When it comes to astronomy, the more you learn, the more you appreciate just where we sit in the grand scheme of things. It's both shockingly humbling and exhilaratingly uplifting at the same time.
Everyone is familiar with this picture, Earth as seen by Apollo 17 astronauts as they headed for the moon. Inarguably, it was one of the most important photos ever taken. It is credited with inspiring an entire generation to rethink their relationship with the planet and its finite resources - the environmental movement was born.
However, this image and this image are both important too. The first is the product of our recent visits to Mars. In 2004, on its 63rd Martian day, the rover Spirit caught this image in the early morning sky over Gusev crater. A close-up shows elongation which hints at the moon being imaged with Earth. It would be a stunning view in a Mars-bound telescope!
The second image is the famous "Pale Blue Dot" taken by Voyager 1 in 1991 as it departed the solar system. The image was requested of NASA by astronomer and science popularizer Carl Sagan who lobbied for a 'backward look' at the solar system. Except for Mercury, which was too close to the sun, and Pluto, which is too faint, all of the remaining planets were imaged.
As an amateur astronomer, I'm frequently confronted by people's rather limited understanding of the universe and our place in it. And I encourage them to view these pics.
It's not a condemnation. It's simply a fact that, as we go about our daily lives, we have little opportunity for the "big" thoughts. Except for a lucky few of us, our lives are confined to short distances to work or school or after-school activities with the kids. Our city skies are awash with light, hiding the stars, and we have countless distractions from the television that run from the sublime to the ridiculous to the disturbing.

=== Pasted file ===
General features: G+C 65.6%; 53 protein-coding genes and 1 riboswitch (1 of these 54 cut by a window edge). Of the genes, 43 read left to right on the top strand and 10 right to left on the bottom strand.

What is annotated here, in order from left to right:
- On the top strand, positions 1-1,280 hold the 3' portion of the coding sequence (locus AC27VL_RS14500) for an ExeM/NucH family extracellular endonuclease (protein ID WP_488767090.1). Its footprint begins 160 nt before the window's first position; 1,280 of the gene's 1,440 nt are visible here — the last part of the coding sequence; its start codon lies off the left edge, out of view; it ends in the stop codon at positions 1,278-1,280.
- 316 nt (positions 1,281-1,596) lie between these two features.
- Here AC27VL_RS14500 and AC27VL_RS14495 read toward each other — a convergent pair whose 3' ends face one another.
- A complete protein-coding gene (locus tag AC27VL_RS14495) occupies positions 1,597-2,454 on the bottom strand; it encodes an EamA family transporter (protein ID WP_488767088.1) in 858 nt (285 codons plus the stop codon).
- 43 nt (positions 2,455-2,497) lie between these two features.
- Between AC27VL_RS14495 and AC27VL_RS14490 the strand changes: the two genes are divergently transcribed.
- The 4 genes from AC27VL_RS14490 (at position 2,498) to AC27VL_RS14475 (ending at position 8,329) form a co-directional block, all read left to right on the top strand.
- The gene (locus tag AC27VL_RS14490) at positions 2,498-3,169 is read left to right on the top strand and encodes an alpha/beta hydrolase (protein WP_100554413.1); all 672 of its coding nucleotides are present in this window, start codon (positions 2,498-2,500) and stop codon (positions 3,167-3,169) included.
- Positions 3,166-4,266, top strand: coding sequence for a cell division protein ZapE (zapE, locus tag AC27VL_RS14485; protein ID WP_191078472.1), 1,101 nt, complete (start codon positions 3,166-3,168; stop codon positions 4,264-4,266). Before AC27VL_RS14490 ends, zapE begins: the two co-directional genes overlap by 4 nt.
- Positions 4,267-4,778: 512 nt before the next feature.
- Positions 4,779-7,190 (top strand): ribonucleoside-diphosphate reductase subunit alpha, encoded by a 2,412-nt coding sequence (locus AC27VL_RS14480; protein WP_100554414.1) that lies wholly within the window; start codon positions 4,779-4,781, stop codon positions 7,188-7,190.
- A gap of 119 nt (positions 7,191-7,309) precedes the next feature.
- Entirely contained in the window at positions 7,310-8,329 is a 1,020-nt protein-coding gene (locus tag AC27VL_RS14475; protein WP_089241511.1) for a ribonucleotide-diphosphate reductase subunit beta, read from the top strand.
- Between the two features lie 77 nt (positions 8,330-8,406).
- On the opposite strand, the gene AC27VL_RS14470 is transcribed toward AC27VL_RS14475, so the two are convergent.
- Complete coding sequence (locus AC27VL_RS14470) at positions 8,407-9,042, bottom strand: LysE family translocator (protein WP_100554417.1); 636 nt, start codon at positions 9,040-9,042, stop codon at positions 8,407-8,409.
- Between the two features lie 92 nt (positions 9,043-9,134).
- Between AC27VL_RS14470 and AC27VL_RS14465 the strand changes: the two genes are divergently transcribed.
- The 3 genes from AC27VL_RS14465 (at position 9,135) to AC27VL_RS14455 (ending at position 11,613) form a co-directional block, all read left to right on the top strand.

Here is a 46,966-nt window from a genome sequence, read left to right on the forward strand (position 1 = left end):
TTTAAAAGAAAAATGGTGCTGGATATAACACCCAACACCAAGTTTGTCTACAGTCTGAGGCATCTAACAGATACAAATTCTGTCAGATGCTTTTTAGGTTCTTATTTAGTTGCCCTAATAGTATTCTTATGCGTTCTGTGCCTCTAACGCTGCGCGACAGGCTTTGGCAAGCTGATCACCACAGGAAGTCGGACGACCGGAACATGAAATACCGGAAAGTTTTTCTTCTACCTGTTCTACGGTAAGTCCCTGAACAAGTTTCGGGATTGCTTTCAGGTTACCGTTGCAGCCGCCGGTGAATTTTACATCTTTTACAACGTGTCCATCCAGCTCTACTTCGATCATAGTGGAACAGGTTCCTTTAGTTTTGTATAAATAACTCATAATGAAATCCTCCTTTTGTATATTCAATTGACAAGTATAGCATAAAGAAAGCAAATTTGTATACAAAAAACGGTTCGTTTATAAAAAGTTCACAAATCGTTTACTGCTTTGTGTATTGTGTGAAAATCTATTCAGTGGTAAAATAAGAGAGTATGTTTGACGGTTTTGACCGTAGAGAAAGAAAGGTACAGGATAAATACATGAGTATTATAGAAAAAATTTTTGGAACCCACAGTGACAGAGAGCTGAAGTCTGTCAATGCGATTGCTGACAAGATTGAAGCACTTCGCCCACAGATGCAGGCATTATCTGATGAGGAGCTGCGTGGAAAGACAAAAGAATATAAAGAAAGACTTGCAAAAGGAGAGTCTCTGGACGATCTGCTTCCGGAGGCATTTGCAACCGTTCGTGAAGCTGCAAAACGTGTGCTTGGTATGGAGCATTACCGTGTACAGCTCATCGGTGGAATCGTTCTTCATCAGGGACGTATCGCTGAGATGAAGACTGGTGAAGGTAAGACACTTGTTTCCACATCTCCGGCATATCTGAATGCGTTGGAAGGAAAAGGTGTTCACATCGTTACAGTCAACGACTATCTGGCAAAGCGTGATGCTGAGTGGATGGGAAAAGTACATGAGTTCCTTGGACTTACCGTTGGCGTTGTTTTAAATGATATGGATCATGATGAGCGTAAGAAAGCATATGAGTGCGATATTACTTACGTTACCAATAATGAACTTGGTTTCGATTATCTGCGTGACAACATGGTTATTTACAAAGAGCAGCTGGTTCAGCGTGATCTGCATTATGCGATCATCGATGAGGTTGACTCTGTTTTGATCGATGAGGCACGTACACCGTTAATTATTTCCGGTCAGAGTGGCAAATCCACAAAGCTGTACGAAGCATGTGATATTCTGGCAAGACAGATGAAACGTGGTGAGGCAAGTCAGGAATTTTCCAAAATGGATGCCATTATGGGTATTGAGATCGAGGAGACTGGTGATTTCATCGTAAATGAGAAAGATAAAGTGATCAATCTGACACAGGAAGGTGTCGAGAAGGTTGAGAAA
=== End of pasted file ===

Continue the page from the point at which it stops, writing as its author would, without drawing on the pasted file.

Occasionally, we touch on something more. We seek higher ideals and sometimes feel we've found them in religious observances or charitable works. But sometimes, those too turn inward. In religion, we can be restricted by narrow interpretations of sacred scriptures that preclude notions of great time or close association with the natural world - opting instead for the conceit of 'special status.' Charitable works, while noble, require focus on the task at hand, even as we revel in the opportunity to improve the lives of our fellow human beings.
For me, amateur astronomy, while sometimes simply an aesthetically pleasing activity, also allows for "cosmic thoughts." Contemplating the depths and breadths of space and time, one is confronted with the fleeting span we are born, live our lives and then pass away, comparatively brief as snowflakes settling to the sun-warmed ground in a springtime flurry.
We are small. And yet, we are also unique. Each of us apparently a single event in the long, 14.7 billion year history of the cosmos. This particular arrangement of particles coming together in this particular order, perhaps creating great works of art, literature or discovering scientific or mathematical insights. Finding things thing further the evolution and development of a particular species of ape that has evolved on this small blue marble orbiting this small star in the corner of this particular galaxy which is one of billions!
And, if that doesn't grab you entirely, listen here to Carl Sagan himself put it all into perspective!
Kinda gets ya thinking, don't it!?